6/18/2023 SERMON

‘NOT Fair!!!’ Rev. Jane Courtright

 

I have had a lot of children in my life, besides my own 2 sons,

so I can tell you, kids spend a lot of time & energy

arguing what’s fair & what’s NOT.

 

Did you ever try to serve 2 scoops of ice cream on a cone

That were exactly the same size?

“She got more than I did!  NO FAIR!”

Why does he get to stay up later than me?  NO FAIR!”

 

“How come SHE gets to sit in the front seat?  NO FAIR!”

2 little girls who lived with me at one time said

that the fair way was to let one of them sit up front

on the odd days of the month & the other on the even days.

That WOULD be fair, they decided.

 

Except that we didn’t go somewhere in the car EVERY day,

So 1 of them MIGHT get more times in the front than the other!

NO FAIR!

Also, some months have more odd days than even days!

NO FAIR!

 

I began to feel that in order to be a good parent,

I might have to go through law school!

You need the wisdom of a Solomon

& the memory of an elephant.

So, I finally told my son Phil when he was a teenager

(And I was a single Mom,)

That if I felt 85% sure of a decision, I was gonna go with it!

 

If you think that we finally outgrow this obsession with fairness,

THINK AGAIN!

It’s as old as the Garden of Eden &

deeply imbedded in our chromosomes.

Back when we shopped more in person on Black Friday,

I heard about adult who argued (even fought) over items!

I have been with families at funeral planning appts.,

where grown ups are nasty about what they should get

from the house or in the will.  NO FAIR!

 

We might say to ourselves, “I’d never be like that.”

Well, I’ll admit that once when I was stuck in traffic,

& a car tried to sneak ahead using the shoulder of the road,

I moved over to block it.

He wasn’t getting ahead of me – IT WASN’T FAIR!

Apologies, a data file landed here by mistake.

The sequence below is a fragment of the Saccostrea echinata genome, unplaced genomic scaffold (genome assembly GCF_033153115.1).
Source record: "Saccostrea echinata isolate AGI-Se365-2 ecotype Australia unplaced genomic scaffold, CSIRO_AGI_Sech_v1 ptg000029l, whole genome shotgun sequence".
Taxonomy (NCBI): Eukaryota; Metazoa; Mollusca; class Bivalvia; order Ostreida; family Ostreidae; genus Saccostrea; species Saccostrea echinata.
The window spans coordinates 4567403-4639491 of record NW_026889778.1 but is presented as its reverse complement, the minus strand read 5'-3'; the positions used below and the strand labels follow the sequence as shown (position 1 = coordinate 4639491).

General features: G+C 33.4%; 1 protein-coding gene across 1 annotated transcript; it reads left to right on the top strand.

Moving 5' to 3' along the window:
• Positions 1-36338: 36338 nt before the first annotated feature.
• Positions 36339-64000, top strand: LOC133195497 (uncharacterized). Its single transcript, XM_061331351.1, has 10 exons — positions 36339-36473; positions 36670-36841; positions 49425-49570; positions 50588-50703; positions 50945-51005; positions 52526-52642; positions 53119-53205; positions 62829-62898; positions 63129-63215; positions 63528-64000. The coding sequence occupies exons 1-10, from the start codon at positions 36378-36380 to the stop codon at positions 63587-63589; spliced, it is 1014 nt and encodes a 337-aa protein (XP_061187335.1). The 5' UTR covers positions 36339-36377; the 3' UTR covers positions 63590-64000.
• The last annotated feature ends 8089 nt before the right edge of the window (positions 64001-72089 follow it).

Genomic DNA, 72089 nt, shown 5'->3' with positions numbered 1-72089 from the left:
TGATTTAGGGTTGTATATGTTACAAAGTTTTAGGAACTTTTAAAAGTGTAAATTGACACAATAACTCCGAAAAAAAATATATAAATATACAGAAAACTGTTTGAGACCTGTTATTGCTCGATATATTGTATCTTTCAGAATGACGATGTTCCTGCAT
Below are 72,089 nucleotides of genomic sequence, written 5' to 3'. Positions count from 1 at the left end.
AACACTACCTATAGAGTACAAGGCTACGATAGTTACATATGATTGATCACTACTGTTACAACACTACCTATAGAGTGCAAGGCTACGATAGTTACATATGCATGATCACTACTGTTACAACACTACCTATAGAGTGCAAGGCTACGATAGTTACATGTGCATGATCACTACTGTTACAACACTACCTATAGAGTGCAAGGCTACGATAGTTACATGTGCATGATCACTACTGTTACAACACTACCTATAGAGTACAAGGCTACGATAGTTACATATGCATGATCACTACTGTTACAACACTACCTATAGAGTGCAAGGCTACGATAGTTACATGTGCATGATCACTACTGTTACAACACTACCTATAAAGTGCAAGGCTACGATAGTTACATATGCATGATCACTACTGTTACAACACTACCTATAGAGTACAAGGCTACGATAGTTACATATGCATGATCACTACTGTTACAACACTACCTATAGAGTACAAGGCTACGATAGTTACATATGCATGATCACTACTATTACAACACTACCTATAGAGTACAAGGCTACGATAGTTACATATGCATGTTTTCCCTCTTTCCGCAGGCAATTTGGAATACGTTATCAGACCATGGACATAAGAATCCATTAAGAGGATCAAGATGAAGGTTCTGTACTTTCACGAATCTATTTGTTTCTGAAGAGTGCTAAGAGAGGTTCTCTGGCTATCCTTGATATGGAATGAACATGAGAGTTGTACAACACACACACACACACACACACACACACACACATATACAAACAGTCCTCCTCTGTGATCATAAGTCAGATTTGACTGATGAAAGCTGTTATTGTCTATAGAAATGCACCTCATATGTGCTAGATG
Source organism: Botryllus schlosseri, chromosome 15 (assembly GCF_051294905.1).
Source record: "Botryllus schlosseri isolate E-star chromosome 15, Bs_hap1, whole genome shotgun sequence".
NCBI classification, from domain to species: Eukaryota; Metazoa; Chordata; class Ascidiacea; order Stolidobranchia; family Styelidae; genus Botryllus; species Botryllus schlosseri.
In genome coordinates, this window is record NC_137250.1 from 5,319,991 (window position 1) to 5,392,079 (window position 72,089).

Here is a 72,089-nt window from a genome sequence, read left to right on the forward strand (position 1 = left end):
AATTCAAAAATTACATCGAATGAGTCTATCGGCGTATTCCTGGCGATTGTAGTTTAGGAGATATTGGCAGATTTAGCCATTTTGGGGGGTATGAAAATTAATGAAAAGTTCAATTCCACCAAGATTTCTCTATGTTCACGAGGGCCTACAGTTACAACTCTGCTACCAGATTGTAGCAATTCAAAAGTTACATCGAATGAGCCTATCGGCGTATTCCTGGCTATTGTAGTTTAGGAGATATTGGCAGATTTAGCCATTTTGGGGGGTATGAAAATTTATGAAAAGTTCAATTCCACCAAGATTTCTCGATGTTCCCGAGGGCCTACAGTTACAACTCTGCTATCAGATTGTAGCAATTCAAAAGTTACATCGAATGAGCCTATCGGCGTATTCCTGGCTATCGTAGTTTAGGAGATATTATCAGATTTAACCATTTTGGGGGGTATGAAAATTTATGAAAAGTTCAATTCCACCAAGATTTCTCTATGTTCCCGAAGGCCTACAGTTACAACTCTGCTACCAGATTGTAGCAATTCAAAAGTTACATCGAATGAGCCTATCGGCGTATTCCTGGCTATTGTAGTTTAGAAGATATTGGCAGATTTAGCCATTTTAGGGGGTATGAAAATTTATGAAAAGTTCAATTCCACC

I looked up the word ‘prodigal

in my good ‘ol Funk & Wagnell’s Dictionary.

It’s an adjective that means “recklessly wasteful.”

My high school Latin also tells me that ‘prodigal’

comes from the Latin word ‘prodigere,’

which is a verb meaning to ‘sqaunder.’

 

So, a prodigal would literally be a wasteful child

Who throws away opportunities recklessly & wastefully.

 

And the younger son in our gospel parable is a waster.

He is one of the most infamous characters in the Bible.

It’s like a soap opera!

He had a case of the ‘GIMMEES!

“Gimmee my share of the property.”

Then, we’re told that he takes his money & blows it…

in …..dissolute living.  Dissolute living?

 

 

The parable doesn’t tell us any of the supposedly

juicy details about this kind of living…..

However, our imaginations have no trouble

filling in the details about this young man

with a pocketful of inheritance $$$ to blow!

 

Oh, yes, we know this story.

We know all about this scoundrel, this waster.

What we don’t know, as I’ve said,

our imaginations can provide.

 

And we know all about the father, too,

who takes back this scoundrel of a son

even before his confession is completely confessed!

This father, who runs across the field & smothers his son

with kisses, a robe, a ring & a HUGE party.

 

You might call the father a waster, too.

Who else would spend money so foolishly?

Especially on someone who doesn’t deserve it?

What would you call him?  –  A BIG waster!

 

Now, you might have sown some wild oats

of your own in the past,

and are grateful you were forgiven.

 

However, most people probably identify

with the older brother in the story.

Jesus wants us to see the younger brother’s behavior

as foolish, selfish.

But, let’s slip into this older brother’s shoes for a second

and see if we don’t sympathize with him.

 

What’s the older brother been doing

as the sun sets in this story?

Well, working his ‘you know what’ off all day.

All month, really, because he’s been doing his own work,